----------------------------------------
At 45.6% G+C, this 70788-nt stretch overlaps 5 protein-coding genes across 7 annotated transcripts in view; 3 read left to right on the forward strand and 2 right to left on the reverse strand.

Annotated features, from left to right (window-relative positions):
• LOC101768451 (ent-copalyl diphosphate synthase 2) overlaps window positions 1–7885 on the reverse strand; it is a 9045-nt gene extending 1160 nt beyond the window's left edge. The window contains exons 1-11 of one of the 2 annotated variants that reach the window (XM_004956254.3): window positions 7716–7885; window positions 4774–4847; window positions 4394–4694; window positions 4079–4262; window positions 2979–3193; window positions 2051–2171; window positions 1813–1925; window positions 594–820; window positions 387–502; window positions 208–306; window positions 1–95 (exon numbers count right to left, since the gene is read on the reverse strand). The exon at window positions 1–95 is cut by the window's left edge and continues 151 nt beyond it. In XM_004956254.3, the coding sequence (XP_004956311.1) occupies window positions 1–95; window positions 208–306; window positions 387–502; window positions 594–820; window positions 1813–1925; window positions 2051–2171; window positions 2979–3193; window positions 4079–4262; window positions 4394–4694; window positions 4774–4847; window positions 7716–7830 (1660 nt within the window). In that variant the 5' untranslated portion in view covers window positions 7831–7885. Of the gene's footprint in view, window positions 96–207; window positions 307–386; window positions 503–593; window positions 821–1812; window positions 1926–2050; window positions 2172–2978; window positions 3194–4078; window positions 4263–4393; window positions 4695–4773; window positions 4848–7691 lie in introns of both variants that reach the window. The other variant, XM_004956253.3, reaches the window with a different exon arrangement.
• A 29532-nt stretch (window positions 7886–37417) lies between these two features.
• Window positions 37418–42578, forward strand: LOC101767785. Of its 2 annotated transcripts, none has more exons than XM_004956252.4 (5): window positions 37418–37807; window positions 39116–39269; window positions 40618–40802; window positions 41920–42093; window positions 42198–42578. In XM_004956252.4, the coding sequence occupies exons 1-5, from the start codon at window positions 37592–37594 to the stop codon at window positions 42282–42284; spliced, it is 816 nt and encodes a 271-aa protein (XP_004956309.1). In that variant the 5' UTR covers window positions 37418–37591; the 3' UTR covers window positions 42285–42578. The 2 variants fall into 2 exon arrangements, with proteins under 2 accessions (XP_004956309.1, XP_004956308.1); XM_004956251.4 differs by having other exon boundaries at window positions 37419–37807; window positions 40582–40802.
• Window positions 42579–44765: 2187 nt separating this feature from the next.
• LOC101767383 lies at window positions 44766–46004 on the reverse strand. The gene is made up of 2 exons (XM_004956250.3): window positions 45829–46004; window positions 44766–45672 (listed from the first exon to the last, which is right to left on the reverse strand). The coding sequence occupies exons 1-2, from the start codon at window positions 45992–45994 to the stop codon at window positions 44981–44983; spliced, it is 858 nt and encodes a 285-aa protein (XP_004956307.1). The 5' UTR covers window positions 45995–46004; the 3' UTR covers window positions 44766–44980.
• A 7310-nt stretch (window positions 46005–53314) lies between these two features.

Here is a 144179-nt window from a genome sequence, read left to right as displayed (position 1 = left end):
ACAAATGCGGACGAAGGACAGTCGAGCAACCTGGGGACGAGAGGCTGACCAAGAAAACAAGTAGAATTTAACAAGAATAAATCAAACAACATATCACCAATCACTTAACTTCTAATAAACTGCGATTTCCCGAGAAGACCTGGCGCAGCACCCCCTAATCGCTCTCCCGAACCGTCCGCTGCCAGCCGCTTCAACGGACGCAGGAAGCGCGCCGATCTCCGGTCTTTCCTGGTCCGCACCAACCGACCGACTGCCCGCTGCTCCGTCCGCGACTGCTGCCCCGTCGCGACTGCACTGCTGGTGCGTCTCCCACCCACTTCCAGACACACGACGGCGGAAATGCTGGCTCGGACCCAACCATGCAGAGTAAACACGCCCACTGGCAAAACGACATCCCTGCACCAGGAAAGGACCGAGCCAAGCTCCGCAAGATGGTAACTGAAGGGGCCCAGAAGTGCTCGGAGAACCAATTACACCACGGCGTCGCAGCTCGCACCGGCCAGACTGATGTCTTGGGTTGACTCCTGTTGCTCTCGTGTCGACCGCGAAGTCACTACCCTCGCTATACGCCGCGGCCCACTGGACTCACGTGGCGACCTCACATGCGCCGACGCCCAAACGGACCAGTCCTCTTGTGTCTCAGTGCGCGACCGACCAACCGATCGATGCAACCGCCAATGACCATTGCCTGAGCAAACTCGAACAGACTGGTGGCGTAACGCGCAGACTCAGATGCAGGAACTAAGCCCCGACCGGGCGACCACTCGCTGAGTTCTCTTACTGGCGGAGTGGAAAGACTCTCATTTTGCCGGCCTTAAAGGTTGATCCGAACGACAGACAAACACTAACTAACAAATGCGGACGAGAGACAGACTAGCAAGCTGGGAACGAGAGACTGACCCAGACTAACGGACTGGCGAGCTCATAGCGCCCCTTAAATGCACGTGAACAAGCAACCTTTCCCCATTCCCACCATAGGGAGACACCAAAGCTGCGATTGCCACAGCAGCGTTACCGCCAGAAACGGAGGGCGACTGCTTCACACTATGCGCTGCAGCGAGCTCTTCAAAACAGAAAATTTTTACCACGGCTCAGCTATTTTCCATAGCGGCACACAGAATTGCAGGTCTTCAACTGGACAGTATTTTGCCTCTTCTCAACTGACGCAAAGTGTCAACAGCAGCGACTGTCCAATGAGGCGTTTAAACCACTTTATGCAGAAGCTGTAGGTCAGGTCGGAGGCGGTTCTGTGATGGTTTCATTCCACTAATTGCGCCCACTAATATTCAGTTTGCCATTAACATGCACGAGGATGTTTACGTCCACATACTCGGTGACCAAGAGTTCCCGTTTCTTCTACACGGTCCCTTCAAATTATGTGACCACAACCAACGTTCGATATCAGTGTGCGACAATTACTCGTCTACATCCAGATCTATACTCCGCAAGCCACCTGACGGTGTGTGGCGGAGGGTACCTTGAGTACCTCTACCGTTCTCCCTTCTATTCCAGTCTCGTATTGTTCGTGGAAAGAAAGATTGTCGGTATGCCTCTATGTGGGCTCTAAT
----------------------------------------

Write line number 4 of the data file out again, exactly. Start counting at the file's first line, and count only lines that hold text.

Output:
• A 29532-nt stretch (window positions 7886–37417) lies between these two features.